Mr. DAWES. I wish to know of the Senator from Iowa why Iowa can not apply it to her commerce from station to station precisely as Massachusetts does.
Mr. WILSON, of Iowa. We can do it from station to station within the State.
Mr. DAWES. Then all the good that Massachusetts gets out of it in applying it to her freight system Iowa can if she wants to.
Mr. WILSON, of Iowa. With respect to her State commerce alone, but there is commerce originating in Iowa that enters into and becomes a part of the great body of interstate commerce. Mr. DAWÈS. Now, I wish to knowThe PRESIDENT pro tempore. Does the Senator from Iowa yield ?
Mr. WILSON, of Iowa. Not at present. While we may follow the example of Massachusetts and apply the principle of her law to the State commerce of the State of Iowa, we want also the principle applied to the interstate commerce, in order that all that we ship out of the State except from a few competitive points shall not be compelled as now to pay local rates to Chicago.
Mr. DAWES. The Senator has cited instances of outrageous charges betwen different points in his own State, showing that the farmer in Eastern Iowa is obliged to pay for the corn he gets from Western Iowa so much more in freight that they could get it in Chicago cheaper than they could get the same corn there. Is not that all under the control of the State of Iowa? If the charges between Western Iowa and Eastern Iowa are so exorbitant, why does not Iowa put a stop to it just as Massachusetts has, and get all the good which the Senator has made himself familiar with by reading the report of the commissioner of Massachusetts ?
Mr. WILSON, of Iowa. The Senator from Massachusetts can not lead me away from the subject I was illustrating by the facts that I cited in connection with Iowa. I cited those facts to show the hardship imposed by the present system of transportation administration by the companies.
Mr. DAWES. I alluded to it to show that the remedy is within yourself,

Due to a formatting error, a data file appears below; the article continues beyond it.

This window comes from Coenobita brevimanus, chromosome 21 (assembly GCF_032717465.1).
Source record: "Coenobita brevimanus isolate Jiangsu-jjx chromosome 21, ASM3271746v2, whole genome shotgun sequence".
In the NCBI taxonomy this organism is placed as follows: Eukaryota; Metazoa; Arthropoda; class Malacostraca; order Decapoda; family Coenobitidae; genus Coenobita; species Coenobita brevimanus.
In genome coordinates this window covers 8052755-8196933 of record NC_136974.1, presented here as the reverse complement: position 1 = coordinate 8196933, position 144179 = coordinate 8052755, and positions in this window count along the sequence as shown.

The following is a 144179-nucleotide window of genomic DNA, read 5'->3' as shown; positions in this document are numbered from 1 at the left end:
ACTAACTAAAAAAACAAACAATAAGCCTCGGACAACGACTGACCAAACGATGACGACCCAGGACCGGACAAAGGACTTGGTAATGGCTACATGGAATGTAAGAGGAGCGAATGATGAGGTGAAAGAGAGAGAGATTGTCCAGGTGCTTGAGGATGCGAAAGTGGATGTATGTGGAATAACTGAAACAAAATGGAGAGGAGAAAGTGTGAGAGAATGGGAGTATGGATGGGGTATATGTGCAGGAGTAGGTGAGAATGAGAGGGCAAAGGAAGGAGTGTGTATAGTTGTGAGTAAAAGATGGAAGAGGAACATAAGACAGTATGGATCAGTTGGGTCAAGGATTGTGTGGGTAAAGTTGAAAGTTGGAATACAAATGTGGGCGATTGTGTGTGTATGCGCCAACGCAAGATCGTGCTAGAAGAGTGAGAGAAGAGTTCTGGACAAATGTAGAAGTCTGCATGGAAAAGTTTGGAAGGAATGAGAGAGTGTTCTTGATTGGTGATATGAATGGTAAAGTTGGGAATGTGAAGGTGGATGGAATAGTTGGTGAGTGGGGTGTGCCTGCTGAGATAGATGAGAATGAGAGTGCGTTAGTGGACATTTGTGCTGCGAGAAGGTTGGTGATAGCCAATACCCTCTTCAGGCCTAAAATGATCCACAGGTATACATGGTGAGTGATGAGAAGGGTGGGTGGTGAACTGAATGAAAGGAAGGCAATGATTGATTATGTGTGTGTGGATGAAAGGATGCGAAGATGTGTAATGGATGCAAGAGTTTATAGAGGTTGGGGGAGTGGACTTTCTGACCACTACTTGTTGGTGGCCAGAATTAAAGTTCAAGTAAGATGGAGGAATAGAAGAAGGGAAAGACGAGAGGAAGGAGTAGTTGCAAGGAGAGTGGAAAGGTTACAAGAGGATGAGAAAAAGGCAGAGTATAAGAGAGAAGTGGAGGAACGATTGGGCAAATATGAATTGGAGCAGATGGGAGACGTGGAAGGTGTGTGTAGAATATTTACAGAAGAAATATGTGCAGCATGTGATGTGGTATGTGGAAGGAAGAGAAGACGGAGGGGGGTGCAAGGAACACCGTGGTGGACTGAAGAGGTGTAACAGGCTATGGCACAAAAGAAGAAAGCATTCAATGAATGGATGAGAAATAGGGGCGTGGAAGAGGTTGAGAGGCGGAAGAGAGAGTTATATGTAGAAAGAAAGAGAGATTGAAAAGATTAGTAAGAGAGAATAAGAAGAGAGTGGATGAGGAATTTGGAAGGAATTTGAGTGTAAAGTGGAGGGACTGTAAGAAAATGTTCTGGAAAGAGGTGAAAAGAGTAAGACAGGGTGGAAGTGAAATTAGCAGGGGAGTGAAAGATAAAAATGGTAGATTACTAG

Mr. WILSON, of Iowa. 'In so far as the commerce confined within the limits of the State is concerned; but I put the question again, if that principle works good in Massachusetts in connection with State commerce, why will it not work good in the United States in reference to interstate commerce?
Mr. HOAR. Will my friend now permit me to interrupt him?
Mr. WILSON, of Iowa. I am taking up more of the time of the Senate than I intended.
The PRESIDENT pro tempore. Does the Senator from Iowa yield to the Senator from Massachusetts ?
Mr. HOAR. I am sure the Senator would not desire to put me or the railroad commissioner of Massachusetts in a false position.
The PRESIDENT pro tempore. The Chair inquires again if the Senator from Iowa yields.
Mr. WILSON, of Iowa. Certainly. Mr. HOAli. I desire to read exactly what the railroad commissioner of Massachusetts said on that subject. Here was an application from the selectnen of Pittsfield, the town where my colleague lives, saying that the Boston and Albany Railroad Company charged $1 a gross ton for coal from a certain point on their line, 50 miles, to Pittstield, and that they were charging $1.25 for a distance of only 43 miles. That is the complaint under our short-haul law. Then skipping all but a few sentences I will read what the commissioner says:
The statute commonly known as the “short-haul law” is in substance as follows:
No railroad corporation shall charge or receive for the transportation of freight to any station on its road a greater sum than is at the time charged or received for the transportation of the like class and quantity of freight from the same original point of departure
These words are in italicsto a station at a greater distance on its road in the same direction.
The words in italics are a substantive and essential part of the law, without which it could not have been passed. We have a right to say this, because such a law was proposed to the Legislature, and was rejected in 1871, when the "shorthaul law" was first enacted. This proposed bill read as follows:
"No railroad corporation of this commonwealth shall charge or collect for the transportation of goods or merchandise for any shorter distance any larger amount as toll or freight than is charged or collected for the carriage of similar quantities of the same class of goods over a longer distance upon the same road."
Such a bill would forbid the collection of $1.25 from Hudson and $1 from Albany. But the general court not only have not enacted such a bill, but have refused so to do, and for good reasons. It is interesting to notice that when the "short-haul law" of this state is censured, as it recently has been by interested parties, it is always misrepresented to be just what the petitioners have supposed it to be.
And now when it is passed it is equally misunderstood. It is misrepresented in that newspaper which the Senator quoted: While a rate over one route or in one direction lower than that charged in another is not absolutely forbidden, such a discrepancy is evidence admissible upon the question of reasonableness, and it calls for explanation.
And they go on to give it. I have here, written by Judge Russell-